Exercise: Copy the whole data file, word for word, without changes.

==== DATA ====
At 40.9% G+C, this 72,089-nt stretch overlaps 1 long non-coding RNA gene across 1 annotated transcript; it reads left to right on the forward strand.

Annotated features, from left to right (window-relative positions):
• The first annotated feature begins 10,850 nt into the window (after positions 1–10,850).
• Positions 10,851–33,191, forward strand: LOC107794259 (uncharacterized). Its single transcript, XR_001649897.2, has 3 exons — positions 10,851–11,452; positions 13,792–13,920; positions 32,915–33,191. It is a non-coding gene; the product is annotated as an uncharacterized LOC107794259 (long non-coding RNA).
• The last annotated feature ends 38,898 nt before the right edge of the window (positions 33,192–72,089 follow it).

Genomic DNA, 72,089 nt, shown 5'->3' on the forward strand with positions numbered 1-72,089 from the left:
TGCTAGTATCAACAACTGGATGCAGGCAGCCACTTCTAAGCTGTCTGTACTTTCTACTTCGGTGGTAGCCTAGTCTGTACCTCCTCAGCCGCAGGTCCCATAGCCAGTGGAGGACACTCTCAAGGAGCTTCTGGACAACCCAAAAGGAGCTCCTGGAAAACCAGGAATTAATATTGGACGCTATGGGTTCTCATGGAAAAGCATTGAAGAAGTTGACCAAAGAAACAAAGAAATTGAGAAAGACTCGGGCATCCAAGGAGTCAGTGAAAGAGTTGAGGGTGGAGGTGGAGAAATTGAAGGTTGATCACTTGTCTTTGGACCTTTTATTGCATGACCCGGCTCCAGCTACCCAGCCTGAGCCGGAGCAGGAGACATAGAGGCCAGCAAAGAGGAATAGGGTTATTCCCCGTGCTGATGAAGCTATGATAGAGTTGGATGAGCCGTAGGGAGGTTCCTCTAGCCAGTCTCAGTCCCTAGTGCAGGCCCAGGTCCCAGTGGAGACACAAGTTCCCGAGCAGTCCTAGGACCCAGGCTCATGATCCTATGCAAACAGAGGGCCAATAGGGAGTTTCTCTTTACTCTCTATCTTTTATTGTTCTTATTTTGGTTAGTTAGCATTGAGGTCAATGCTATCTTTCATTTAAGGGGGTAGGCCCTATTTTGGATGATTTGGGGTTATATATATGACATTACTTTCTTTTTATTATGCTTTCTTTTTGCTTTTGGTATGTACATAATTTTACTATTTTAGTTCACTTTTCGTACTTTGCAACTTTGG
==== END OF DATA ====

At 40.9% G+C, this 72,089-nt stretch overlaps 1 long non-coding RNA gene across 1 annotated transcript; it reads left to right on the forward strand.

Annotated features, from left to right (window-relative positions):
• The first annotated feature begins 10,850 nt into the window (after positions 1–10,850).
• Positions 10,851–33,191, forward strand: LOC107794259 (uncharacterized). Its single transcript, XR_001649897.2, has 3 exons — positions 10,851–11,452; positions 13,792–13,920; positions 32,915–33,191. It is a non-coding gene; the product is annotated as an uncharacterized LOC107794259 (long non-coding RNA).
• The last annotated feature ends 38,898 nt before the right edge of the window (positions 33,192–72,089 follow it).

Genomic DNA, 72,089 nt, shown 5'->3' on the forward strand with positions numbered 1-72,089 from the left:
TGCTAGTATCAACAACTGGATGCAGGCAGCCACTTCTAAGCTGTCTGTACTTTCTACTTCGGTGGTAGCCTAGTCTGTACCTCCTCAGCCGCAGGTCCCATAGCCAGTGGAGGACACTCTCAAGGAGCTTCTGGACAACCCAAAAGGAGCTCCTGGAAAACCAGGAATTAATATTGGACGCTATGGGTTCTCATGGAAAAGCATTGAAGAAGTTGACCAAAGAAACAAAGAAATTGAGAAAGACTCGGGCATCCAAGGAGTCAGTGAAAGAGTTGAGGGTGGAGGTGGAGAAATTGAAGGTTGATCACTTGTCTTTGGACCTTTTATTGCATGACCCGGCTCCAGCTACCCAGCCTGAGCCGGAGCAGGAGACATAGAGGCCAGCAAAGAGGAATAGGGTTATTCCCCGTGCTGATGAAGCTATGATAGAGTTGGATGAGCCGTAGGGAGGTTCCTCTAGCCAGTCTCAGTCCCTAGTGCAGGCCCAGGTCCCAGTGGAGACACAAGTTCCCGAGCAGTCCTAGGACCCAGGCTCATGATCCTATGCAAACAGAGGGCCAATAGGGAGTTTCTCTTTACTCTCTATCTTTTATTGTTCTTATTTTGGTTAGTTAGCATTGAGGTCAATGCTATCTTTCATTTAAGGGGGTAGGCCCTATTTTGGATGATTTGGGGTTATATATATGACATTACTTTCTTTTTATTATGCTTTCTTTTTGCTTTTGGTATGTACATAATTTTACTATTTTAGTTCACTTTTCGTACTTTGCAACTTTGG